The entrusted loan channel could also be used by companies with good access to official credit channels, such as large publicly listed enterprises and local State Owned Enterprises, to borrow at low cost from the banks and to lend at high interest rates to non-affiliates in restricted sectors. For mature firms facing slowing growth, increased credit during the stimulus failed to offset the declining returns on investment in their core businesses, and instead they turned to speculative investment through high interest rate lending, including financing positions in the stock market. A recent paper by Yan et.al. (2015) found that speculative lending through the entrusted loan channel was more common among publicly listed mature firms with lower growth opportunities, particularly where their earning capacity was below the prime lending rate.
While the growth of entrusted lending has attracted scrutiny, there has been little firm evidence about the the extent of speculative lending through the entrusted loan channel. However, according to new data reported by Chen et.al (2016): “more than 60% of the total amount of entrusted loans was channelled to the risky industry between 2007 and 2013; out of these risky entrusted loans, 77% was facilitated by commercial banks.”
Policy moves may reduce entrusted lending
The entrusted loan channel was continued to grow in 2014 before eventually provoking a response from the authorities. In January 2015, the CBRC brought in 5 restrictions on ‘entrusted loans’ designed to mitigate speculative investment though this channel by requiring that ‘entrusted loans’ only be used for lending to the ‘real economy’ purposes–and not for investing in stocks, bonds and other purely financial instruments.
Two further decisions in by the authorities in China may see a declining role for the entrusted loan channel. First, as part of a wider shift in China’s monetary policy framework away from controlling credit aggregates, the loan-to-deposit restriction was removed by an amendment to the Law on Commercial Banks passed by the National People’s Congress Standing Committee in August 2015. According to the CBRC spokesperson, the LDR ratio had been set up “to control liquidity risk” but it now longer fitted the reality of more diversified bank balance sheets and would instead be used as a ‘a liquidity monitoring indicator’.
The Loan to Deposit Ratio became a reason for banks to engage in regulatory arbitrage — and by removing the LDR ratio, banks would no longer be as constrained by the composition of the assets they could hold on their balance sheets. Then, in October 2015, the Supreme People’s Court (SPC), ruled that direct inter-enterprise lending for ‘real-economy’ purposes would also be allowed between non-bank entities–removing the restriction on direct lending between non-banks which had been in place for nearly 20 years. The SPC ruling on inter-enterprise lending was also subject the same 5 restrictions as had previously been applied to entrusted loans in January 2015, including the stipulation that loans must be for ‘real economy’ production and business activities.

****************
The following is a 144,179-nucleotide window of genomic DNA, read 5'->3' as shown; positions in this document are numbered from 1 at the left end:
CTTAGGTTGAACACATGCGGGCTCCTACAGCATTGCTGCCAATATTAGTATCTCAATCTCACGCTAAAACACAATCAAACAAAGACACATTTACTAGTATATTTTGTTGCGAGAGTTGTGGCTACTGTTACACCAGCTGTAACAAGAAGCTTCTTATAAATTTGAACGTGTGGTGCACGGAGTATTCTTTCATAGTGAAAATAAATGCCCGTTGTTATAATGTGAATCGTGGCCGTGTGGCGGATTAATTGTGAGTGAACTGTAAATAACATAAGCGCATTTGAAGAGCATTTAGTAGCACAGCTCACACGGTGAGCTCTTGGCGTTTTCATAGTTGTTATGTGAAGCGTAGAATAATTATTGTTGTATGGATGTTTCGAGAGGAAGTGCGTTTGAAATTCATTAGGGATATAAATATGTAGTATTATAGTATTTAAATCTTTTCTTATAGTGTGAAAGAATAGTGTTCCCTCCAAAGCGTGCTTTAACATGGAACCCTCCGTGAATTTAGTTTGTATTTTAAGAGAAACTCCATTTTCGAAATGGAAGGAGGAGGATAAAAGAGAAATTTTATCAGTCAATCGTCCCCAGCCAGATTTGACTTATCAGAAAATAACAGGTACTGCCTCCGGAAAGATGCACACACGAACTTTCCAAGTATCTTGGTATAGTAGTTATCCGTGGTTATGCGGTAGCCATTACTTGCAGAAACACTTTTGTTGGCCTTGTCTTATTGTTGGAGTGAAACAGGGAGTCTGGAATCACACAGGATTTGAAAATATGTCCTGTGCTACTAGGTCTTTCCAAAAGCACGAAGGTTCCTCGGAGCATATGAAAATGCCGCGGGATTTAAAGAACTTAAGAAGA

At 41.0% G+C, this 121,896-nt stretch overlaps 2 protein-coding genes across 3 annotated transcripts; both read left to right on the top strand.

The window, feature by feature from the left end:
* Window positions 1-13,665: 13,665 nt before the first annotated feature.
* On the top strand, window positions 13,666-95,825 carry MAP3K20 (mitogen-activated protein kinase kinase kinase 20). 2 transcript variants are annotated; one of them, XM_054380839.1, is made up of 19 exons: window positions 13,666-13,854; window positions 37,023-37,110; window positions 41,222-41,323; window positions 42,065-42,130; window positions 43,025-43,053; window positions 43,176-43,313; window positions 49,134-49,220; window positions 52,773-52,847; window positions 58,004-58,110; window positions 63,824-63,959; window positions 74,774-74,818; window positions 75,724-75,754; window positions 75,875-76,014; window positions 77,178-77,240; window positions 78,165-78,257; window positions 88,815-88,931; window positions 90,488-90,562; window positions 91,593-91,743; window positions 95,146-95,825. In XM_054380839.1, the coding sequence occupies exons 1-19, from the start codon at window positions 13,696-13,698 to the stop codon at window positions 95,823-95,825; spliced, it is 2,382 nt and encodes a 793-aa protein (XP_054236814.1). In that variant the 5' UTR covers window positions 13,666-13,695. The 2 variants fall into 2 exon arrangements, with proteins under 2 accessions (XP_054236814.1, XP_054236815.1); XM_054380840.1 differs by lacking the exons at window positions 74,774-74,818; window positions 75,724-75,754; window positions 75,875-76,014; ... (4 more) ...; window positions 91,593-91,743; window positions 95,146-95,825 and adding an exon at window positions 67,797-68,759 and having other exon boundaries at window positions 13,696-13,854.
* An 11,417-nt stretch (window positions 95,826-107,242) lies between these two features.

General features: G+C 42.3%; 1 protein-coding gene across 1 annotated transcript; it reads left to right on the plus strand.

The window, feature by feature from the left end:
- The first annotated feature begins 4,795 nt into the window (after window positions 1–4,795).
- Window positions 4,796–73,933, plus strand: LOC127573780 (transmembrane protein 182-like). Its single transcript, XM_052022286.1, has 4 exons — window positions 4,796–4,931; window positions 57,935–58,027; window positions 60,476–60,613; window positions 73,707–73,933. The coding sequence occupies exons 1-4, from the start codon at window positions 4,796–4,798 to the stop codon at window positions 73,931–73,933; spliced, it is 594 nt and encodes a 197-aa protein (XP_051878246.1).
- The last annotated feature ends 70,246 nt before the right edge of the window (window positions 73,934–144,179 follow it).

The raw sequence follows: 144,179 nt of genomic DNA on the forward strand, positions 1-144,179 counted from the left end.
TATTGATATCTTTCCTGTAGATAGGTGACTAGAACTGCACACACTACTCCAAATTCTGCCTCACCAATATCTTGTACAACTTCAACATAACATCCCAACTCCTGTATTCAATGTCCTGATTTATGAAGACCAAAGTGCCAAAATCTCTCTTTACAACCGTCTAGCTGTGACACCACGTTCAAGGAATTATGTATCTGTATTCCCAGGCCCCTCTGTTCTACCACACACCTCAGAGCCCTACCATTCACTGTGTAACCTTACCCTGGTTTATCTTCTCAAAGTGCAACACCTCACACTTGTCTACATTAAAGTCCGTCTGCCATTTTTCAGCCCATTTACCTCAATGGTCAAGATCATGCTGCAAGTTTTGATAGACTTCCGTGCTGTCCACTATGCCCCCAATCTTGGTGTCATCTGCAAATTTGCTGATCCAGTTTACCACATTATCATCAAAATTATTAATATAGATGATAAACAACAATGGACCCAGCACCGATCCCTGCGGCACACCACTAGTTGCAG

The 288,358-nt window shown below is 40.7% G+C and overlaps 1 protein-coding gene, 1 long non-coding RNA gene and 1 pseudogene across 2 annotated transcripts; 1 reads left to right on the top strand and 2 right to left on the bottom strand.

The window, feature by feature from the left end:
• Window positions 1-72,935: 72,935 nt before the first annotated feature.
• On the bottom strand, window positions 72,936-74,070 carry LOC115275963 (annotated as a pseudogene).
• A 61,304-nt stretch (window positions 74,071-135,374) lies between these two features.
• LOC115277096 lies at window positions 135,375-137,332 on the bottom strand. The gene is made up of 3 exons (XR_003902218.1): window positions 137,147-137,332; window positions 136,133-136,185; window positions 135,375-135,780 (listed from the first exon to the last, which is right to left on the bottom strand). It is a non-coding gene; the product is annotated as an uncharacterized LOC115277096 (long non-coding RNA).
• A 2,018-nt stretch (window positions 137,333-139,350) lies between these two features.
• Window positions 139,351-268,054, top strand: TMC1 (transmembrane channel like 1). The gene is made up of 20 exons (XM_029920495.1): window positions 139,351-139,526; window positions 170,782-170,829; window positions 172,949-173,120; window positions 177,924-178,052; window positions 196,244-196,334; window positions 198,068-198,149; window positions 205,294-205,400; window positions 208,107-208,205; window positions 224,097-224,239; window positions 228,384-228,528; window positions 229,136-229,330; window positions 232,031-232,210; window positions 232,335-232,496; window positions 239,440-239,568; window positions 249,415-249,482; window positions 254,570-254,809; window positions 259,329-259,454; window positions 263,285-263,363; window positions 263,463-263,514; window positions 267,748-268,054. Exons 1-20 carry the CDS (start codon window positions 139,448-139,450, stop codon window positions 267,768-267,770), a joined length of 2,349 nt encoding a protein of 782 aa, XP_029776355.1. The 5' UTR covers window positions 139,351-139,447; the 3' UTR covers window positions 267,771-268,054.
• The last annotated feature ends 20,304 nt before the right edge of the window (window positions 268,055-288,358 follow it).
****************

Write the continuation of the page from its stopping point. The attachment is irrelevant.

The move towards an increased role for direct lending also fits the authorities desire for a more asset-based growth strategy. Opening direct lending channels between enterprises will allow corporate affiliates to circulate working capital more easily, but it is not clear how the restrictions on types of allowed lending will be enforced by the courts. Non-bank entities can go to the courts if their loan contract is breached, but they are unlikely to do so if the loan was used for investment in restricted industries or for purely speculative financial investments, which are explicitly prohibited loan use purposes under the SPC ruling.
The ‘entrusted lending’ channel will remain, but the incentives for using it are reduced because because corporate affiliates can now legally lend to each other directly and bank lending is not subject to the 75% loan-to-deposit restriction. However, the extent to which the the ‘entrusted loan’ channel will be by-passed remains to be seen. While enterprises can now legally engage in direct lending, finding partners and enforcing contracts can be costly and banks and other other financial institutions have an incentive to engage in the match-making inter-enterprise loans for fee income. The opening of legal direct lending between enterprises also means we can expect more complex structured financing deals to be a growing feature of China’s financial system.
“Unintended consequences of monetary and regulatory policies on banks’ risk-taking behaviour: A closer examination of China’s shadow banking” by Chen et.al (2016). The full NBER paper is here, an ungated version is here, and the shorter VOX EU primer is here.
An overview of the (2015) PRC Supreme Court Issued Judicial Interpretation to Legalise Intercompany Lending is here.
“Speculative Motive for Holding Cash and High-Interest Entrusted Loans” by Yan et.al (2015).
“A Partial Primer to China’s Biggest Shadow: Entrusted Loans” by McMahon & Wei (2014).